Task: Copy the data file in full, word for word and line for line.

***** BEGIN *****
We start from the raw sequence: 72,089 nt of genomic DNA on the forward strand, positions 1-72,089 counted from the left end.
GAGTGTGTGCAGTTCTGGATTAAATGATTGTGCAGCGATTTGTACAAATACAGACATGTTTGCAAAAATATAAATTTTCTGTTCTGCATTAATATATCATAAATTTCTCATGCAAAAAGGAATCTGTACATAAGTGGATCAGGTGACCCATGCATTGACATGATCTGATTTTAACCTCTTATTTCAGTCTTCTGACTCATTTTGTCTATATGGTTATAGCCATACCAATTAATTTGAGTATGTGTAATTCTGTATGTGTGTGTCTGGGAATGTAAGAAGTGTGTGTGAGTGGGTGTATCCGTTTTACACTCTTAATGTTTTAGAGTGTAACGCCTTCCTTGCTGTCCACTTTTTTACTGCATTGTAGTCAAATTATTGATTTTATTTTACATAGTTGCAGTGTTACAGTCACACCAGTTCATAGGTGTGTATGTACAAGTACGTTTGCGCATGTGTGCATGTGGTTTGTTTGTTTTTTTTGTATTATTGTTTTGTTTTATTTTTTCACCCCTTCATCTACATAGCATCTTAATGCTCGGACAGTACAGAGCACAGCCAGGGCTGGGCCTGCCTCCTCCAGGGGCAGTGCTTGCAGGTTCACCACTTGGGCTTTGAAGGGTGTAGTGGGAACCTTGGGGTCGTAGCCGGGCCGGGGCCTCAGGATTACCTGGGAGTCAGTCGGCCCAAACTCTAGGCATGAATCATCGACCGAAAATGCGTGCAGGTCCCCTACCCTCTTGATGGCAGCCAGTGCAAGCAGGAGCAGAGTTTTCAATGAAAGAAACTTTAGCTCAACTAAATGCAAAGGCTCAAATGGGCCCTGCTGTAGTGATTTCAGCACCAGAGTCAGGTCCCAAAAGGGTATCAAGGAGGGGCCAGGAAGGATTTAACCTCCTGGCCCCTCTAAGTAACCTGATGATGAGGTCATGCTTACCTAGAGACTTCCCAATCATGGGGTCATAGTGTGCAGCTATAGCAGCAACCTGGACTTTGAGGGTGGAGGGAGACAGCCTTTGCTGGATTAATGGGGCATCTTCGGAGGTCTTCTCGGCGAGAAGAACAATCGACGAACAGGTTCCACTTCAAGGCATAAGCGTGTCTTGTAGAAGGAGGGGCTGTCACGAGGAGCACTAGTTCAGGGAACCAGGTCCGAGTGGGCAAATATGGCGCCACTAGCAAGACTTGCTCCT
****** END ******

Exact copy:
We start from the raw sequence: 72,089 nt of genomic DNA on the forward strand, positions 1-72,089 counted from the left end.
GAGTGTGTGCAGTTCTGGATTAAATGATTGTGCAGCGATTTGTACAAATACAGACATGTTTGCAAAAATATAAATTTTCTGTTCTGCATTAATATATCATAAATTTCTCATGCAAAAAGGAATCTGTACATAAGTGGATCAGGTGACCCATGCATTGACATGATCTGATTTTAACCTCTTATTTCAGTCTTCTGACTCATTTTGTCTATATGGTTATAGCCATACCAATTAATTTGAGTATGTGTAATTCTGTATGTGTGTGTCTGGGAATGTAAGAAGTGTGTGTGAGTGGGTGTATCCGTTTTACACTCTTAATGTTTTAGAGTGTAACGCCTTCCTTGCTGTCCACTTTTTTACTGCATTGTAGTCAAATTATTGATTTTATTTTACATAGTTGCAGTGTTACAGTCACACCAGTTCATAGGTGTGTATGTACAAGTACGTTTGCGCATGTGTGCATGTGGTTTGTTTGTTTTTTTTGTATTATTGTTTTGTTTTATTTTTTCACCCCTTCATCTACATAGCATCTTAATGCTCGGACAGTACAGAGCACAGCCAGGGCTGGGCCTGCCTCCTCCAGGGGCAGTGCTTGCAGGTTCACCACTTGGGCTTTGAAGGGTGTAGTGGGAACCTTGGGGTCGTAGCCGGGCCGGGGCCTCAGGATTACCTGGGAGTCAGTCGGCCCAAACTCTAGGCATGAATCATCGACCGAAAATGCGTGCAGGTCCCCTACCCTCTTGATGGCAGCCAGTGCAAGCAGGAGCAGAGTTTTCAATGAAAGAAACTTTAGCTCAACTAAATGCAAAGGCTCAAATGGGCCCTGCTGTAGTGATTTCAGCACCAGAGTCAGGTCCCAAAAGGGTATCAAGGAGGGGCCAGGAAGGATTTAACCTCCTGGCCCCTCTAAGTAACCTGATGATGAGGTCATGCTTACCTAGAGACTTCCCAATCATGGGGTCATAGTGTGCAGCTATAGCAGCAACCTGGACTTTGAGGGTGGAGGGAGACAGCCTTTGCTGGATTAATGGGGCATCTTCGGAGGTCTTCTCGGCGAGAAGAACAATCGACGAACAGGTTCCACTTCAAGGCATAAGCGTGTCTTGTAGAAGGAGGGGCTGTCACGAGGAGCACTAGTTCAGGGAACCAGGTCCGAGTGGGCAAATATGGCGCCACTAGCAAGACTTGCTCCT